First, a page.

Only those needing a longer battery life or ultraportable dimensions will find fault in the HP
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With the Compaq range, HP has created some of the best-built, most usable and toughest laptops around; ideal tools for computing on the move.
HP's Compaq nc6400 (£999 ex. VAT) makes a compelling case for itself, due to its excellent build quality and keyboard. The chassis is stronger than the other machines on test, and the tough screen also contributes to the overall robustness.
Rubber pads around the display and keyboard, which prevent damage to the screen in transit, help to make this the best machine for everyday use. As with the Lenovo, the keyboard is one of the most impressive we've seen. The keys are well-spaced, of a good size, and move in near silence.
The HP is just as accomplished inside as out. Its Intel Core Duo T2500 processor, running at 2GHz, is a quick chip. As with most of the laptops we see these days, you'll find 1024MB of memory. Performance was predictably strong, and you'll be able to carry out the most demanding of tasks.
A MobileMark 2005 score of 231 shows that the nc6400 is a good performer, while battery life, under test, of 296 minutes marks it out as an ideal travelling companion.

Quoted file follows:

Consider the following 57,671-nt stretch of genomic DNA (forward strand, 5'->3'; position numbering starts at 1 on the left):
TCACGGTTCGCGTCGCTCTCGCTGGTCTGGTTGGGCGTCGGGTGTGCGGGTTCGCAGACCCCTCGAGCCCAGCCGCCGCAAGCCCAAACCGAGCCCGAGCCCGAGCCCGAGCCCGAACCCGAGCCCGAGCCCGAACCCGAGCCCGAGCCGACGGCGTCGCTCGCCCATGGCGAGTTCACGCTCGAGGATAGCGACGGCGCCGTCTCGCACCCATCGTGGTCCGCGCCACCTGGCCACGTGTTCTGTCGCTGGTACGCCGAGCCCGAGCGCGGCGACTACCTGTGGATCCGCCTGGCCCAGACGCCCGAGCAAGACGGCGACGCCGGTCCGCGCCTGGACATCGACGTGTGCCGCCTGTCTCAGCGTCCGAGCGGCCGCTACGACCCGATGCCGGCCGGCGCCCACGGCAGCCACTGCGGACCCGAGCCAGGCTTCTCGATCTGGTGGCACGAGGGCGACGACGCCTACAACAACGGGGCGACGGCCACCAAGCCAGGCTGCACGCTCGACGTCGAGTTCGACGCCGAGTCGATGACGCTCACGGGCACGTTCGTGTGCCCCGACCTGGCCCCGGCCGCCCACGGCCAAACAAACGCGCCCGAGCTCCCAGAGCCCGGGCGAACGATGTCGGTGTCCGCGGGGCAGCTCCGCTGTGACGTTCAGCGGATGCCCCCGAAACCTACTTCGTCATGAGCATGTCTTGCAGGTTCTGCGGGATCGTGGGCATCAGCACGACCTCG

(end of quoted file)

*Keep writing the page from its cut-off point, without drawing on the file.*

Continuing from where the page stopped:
This is partly due to the dedicated graphics card - HP has fitted ATi's Mobility Radeon X1300. Although it hinders battery life, it offers better multimedia performance than an integrated solution. With a 3DMark 2003 score of 3345, you'll have little trouble running graphically intensive applications or presentations.
The 14.1-inch display strikes a good balance between size and portability. With a WXGA resolution of 1440 x 900 pixels, images and text are crisp. The standard TFT display is suited for work in various lighting conditions outside of the office, as it's not prone to reflections.
When it comes to equipment, HP has included everything expected of a corporate machine. A fingerprint reader offers security without the need to remember passwords, and a dual-layer DVD rewriter enables you to back up your files. Wireless networking is dealt with by an 802.11a/b/g Wi-fi adapter, and Gigabit Ethernet enables optimal connections to fixed networks. S-Video and VGA-out ports enable connections to projectors and external monitors.
Despite the comprehensive features list and unsurpassed build quality, HP has kept the weight down to a fairly portable 2.4kg. Only those needing a longer battery life or ultraportable dimensions will find fault in the HP. Philip Barker & Michael Browne
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